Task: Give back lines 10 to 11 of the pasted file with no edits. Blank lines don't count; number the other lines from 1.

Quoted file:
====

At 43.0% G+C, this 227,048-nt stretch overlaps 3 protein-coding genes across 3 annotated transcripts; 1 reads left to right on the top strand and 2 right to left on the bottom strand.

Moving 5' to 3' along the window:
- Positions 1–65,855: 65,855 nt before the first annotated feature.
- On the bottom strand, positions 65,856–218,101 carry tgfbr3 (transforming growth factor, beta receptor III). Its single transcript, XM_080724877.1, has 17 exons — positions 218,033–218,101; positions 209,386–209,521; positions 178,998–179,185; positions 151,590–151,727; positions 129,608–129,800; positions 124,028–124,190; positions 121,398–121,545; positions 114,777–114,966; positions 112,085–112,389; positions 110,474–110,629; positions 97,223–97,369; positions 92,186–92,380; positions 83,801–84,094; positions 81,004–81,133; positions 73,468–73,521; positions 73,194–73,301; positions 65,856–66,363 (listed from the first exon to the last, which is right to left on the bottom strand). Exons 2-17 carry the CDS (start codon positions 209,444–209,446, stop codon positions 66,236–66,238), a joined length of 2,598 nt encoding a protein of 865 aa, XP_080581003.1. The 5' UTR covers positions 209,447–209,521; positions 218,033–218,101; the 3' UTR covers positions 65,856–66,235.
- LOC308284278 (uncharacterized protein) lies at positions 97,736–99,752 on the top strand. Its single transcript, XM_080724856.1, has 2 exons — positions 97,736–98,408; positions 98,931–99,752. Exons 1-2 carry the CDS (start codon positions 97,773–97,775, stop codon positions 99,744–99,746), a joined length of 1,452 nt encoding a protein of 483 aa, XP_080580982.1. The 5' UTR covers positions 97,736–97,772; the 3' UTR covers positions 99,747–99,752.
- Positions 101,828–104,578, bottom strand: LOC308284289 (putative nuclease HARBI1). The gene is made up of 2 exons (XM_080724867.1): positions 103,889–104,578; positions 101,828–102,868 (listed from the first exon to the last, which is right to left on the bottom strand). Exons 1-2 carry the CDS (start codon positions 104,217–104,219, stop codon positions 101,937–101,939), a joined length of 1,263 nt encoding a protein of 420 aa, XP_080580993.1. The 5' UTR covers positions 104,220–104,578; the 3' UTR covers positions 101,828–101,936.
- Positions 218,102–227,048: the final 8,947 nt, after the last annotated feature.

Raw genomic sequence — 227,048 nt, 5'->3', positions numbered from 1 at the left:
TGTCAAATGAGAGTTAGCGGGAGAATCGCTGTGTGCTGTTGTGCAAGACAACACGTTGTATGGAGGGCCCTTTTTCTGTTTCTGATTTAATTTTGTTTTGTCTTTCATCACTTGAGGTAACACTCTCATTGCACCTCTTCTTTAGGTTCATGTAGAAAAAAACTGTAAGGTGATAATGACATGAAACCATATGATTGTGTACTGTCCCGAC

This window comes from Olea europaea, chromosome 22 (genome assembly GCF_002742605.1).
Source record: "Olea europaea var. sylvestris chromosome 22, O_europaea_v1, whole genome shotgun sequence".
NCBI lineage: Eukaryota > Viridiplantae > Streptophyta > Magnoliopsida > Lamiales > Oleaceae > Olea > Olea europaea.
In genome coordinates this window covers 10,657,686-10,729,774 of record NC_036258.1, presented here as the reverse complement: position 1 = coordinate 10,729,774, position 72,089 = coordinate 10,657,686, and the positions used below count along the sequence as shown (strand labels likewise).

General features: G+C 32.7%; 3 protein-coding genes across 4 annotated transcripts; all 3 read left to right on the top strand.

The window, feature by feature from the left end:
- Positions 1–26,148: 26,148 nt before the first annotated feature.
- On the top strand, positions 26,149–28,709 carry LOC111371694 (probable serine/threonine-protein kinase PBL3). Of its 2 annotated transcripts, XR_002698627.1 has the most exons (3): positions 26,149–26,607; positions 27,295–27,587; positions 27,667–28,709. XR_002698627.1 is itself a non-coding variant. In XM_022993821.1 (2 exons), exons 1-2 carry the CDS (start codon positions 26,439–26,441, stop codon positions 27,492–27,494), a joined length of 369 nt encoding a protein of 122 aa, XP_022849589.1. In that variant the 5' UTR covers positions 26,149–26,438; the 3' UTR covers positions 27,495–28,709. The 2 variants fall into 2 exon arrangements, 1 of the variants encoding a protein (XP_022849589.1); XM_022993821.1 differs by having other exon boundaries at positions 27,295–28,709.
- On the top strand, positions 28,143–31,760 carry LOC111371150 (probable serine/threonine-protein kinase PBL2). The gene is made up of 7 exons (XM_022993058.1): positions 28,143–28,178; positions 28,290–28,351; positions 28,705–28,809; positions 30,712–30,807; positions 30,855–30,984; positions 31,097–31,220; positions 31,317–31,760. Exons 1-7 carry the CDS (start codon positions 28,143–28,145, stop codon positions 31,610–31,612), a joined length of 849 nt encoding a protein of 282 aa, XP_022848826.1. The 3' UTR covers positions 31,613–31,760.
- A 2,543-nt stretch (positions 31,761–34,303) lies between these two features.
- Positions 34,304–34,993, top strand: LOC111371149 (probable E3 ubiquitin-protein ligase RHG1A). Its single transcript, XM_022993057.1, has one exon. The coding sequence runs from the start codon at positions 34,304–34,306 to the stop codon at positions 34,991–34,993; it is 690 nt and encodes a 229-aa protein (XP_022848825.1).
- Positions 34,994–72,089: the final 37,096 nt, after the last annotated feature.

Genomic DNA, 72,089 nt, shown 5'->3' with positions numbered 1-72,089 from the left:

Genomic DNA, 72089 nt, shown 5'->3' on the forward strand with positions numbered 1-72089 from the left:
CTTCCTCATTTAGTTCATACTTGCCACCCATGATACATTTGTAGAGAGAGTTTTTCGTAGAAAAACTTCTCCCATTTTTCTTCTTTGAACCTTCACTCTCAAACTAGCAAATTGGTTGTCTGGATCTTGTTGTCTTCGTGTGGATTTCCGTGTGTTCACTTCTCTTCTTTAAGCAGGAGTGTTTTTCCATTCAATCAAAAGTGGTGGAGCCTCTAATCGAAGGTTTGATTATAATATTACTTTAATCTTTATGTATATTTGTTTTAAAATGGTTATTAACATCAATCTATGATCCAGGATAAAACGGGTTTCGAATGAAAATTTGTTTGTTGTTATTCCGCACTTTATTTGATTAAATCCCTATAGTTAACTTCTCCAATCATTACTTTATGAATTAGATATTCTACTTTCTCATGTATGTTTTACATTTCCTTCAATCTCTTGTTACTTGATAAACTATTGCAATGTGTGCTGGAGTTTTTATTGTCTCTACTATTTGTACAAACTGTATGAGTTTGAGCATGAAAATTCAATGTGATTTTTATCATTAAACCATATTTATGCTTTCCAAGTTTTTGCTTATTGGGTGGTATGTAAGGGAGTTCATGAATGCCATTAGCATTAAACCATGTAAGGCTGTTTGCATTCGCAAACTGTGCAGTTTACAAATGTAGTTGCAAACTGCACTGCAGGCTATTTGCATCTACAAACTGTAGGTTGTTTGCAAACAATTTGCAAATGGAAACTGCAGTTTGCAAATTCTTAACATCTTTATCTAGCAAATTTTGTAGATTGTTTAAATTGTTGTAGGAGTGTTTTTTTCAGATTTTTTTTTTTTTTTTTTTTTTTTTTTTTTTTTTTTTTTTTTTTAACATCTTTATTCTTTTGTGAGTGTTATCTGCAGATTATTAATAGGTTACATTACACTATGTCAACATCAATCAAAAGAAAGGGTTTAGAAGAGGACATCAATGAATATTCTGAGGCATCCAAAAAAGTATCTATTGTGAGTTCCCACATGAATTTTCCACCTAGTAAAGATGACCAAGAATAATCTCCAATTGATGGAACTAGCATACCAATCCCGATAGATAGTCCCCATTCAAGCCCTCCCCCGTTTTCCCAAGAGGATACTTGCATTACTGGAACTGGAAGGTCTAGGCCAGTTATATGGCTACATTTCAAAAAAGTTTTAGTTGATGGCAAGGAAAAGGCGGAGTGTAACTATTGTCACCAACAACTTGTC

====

This window comes from Olea europaea, chromosome 22 (genome assembly GCF_002742605.1).
Source record: "Olea europaea var. sylvestris chromosome 22, O_europaea_v1, whole genome shotgun sequence".